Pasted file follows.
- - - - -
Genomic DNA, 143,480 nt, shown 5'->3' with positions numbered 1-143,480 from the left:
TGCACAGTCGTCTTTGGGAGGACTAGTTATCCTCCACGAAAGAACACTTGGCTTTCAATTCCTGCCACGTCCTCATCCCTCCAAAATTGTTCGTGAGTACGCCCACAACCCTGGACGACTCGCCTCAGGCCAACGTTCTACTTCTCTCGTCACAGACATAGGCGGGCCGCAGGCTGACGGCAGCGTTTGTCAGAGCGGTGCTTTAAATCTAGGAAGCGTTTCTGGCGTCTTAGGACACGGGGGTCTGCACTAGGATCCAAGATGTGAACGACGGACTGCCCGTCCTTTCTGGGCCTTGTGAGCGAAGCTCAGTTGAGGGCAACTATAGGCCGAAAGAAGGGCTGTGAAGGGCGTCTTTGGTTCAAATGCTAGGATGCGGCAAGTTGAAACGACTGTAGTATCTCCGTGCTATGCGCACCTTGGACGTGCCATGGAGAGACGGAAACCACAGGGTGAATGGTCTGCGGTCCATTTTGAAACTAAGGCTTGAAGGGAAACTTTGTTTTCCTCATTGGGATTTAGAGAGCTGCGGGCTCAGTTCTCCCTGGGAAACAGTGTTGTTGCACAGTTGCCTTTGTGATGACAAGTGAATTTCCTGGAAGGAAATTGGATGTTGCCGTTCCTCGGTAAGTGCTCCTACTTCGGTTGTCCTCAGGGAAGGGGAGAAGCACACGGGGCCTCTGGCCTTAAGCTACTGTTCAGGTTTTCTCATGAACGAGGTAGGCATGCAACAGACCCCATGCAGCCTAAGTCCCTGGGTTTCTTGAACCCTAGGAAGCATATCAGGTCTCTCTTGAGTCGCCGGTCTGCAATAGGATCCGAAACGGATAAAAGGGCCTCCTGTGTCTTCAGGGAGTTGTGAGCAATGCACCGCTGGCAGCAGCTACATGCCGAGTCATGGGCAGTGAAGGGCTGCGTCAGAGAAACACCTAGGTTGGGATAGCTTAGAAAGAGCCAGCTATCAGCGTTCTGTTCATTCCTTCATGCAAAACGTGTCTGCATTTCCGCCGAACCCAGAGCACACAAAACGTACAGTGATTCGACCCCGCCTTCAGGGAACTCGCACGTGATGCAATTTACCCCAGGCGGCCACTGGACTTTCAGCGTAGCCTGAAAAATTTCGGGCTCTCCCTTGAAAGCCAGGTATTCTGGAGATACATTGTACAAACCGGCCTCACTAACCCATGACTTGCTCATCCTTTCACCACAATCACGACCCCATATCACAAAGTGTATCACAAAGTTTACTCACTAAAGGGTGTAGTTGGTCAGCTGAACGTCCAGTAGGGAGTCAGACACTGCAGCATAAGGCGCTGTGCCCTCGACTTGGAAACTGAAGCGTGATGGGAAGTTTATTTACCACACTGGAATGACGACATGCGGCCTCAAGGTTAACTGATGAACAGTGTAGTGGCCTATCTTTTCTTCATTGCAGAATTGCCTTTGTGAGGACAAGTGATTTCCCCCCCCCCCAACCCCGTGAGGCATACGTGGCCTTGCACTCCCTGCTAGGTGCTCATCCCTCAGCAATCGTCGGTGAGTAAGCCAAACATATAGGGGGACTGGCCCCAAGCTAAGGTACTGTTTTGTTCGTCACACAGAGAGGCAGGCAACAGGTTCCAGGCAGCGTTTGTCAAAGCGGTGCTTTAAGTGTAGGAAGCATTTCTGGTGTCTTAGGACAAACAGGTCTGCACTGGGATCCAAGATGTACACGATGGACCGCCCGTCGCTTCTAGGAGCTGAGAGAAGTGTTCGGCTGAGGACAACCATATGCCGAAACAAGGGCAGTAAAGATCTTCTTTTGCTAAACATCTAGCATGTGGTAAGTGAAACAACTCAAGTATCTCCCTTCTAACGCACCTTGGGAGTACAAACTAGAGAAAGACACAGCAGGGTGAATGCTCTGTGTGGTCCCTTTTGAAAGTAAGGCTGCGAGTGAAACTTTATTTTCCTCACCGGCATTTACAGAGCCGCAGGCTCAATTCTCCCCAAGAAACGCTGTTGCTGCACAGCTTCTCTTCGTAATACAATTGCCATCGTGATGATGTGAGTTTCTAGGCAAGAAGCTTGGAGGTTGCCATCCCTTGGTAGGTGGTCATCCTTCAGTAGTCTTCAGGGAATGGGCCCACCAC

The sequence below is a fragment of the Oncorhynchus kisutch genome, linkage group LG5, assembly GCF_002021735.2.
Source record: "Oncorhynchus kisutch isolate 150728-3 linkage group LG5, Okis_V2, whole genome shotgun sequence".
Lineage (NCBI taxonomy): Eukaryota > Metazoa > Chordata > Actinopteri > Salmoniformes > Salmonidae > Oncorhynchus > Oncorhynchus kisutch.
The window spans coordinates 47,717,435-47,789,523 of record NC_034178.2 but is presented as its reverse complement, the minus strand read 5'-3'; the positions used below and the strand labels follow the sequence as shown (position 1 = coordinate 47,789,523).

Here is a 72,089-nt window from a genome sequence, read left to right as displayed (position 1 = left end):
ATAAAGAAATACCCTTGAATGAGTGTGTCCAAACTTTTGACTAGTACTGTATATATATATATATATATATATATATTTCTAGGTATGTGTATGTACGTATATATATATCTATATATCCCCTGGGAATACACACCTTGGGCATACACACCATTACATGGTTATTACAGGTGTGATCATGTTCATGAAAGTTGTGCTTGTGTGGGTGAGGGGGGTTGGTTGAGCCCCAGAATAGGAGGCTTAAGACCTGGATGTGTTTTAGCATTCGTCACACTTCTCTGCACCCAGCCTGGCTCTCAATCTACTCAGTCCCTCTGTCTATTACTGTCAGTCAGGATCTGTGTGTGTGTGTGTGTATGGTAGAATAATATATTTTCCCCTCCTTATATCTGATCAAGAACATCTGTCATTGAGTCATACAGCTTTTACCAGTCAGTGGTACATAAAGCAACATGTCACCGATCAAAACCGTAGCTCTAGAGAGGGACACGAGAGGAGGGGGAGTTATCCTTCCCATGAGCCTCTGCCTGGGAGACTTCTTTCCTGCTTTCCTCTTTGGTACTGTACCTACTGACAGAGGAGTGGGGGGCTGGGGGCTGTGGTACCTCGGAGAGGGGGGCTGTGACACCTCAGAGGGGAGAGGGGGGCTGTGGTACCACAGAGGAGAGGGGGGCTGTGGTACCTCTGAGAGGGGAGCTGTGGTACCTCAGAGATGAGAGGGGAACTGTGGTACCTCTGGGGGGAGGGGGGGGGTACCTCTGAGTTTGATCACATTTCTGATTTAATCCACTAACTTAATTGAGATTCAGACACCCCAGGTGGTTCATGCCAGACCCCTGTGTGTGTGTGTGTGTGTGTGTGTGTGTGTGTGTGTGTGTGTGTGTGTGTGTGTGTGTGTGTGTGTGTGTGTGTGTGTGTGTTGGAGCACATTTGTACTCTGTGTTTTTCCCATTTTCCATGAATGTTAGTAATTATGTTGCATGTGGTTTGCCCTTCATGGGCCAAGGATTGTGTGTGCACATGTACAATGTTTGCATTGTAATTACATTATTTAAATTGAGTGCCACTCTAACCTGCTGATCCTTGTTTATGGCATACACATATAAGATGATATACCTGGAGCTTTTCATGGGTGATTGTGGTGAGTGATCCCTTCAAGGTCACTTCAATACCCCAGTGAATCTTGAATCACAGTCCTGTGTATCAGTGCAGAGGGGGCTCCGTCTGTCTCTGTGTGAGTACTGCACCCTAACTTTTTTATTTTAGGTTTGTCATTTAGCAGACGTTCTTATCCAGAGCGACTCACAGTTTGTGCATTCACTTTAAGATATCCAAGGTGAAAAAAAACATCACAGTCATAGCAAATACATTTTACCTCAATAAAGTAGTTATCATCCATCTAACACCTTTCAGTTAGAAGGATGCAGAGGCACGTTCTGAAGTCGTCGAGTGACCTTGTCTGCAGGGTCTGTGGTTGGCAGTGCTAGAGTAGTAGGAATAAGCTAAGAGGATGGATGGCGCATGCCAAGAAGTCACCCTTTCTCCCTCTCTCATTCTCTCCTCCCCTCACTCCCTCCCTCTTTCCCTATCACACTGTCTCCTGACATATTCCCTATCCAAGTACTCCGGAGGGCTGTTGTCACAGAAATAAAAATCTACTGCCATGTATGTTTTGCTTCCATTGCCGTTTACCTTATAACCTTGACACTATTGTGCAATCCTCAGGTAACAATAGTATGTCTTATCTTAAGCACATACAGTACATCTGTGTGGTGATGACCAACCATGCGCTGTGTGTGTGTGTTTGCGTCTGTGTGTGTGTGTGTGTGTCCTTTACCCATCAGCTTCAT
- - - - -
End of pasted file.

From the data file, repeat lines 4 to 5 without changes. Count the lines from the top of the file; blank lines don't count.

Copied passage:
Source record: "Oncorhynchus kisutch isolate 150728-3 linkage group LG5, Okis_V2, whole genome shotgun sequence".
Lineage (NCBI taxonomy): Eukaryota > Metazoa > Chordata > Actinopteri > Salmoniformes > Salmonidae > Oncorhynchus > Oncorhynchus kisutch.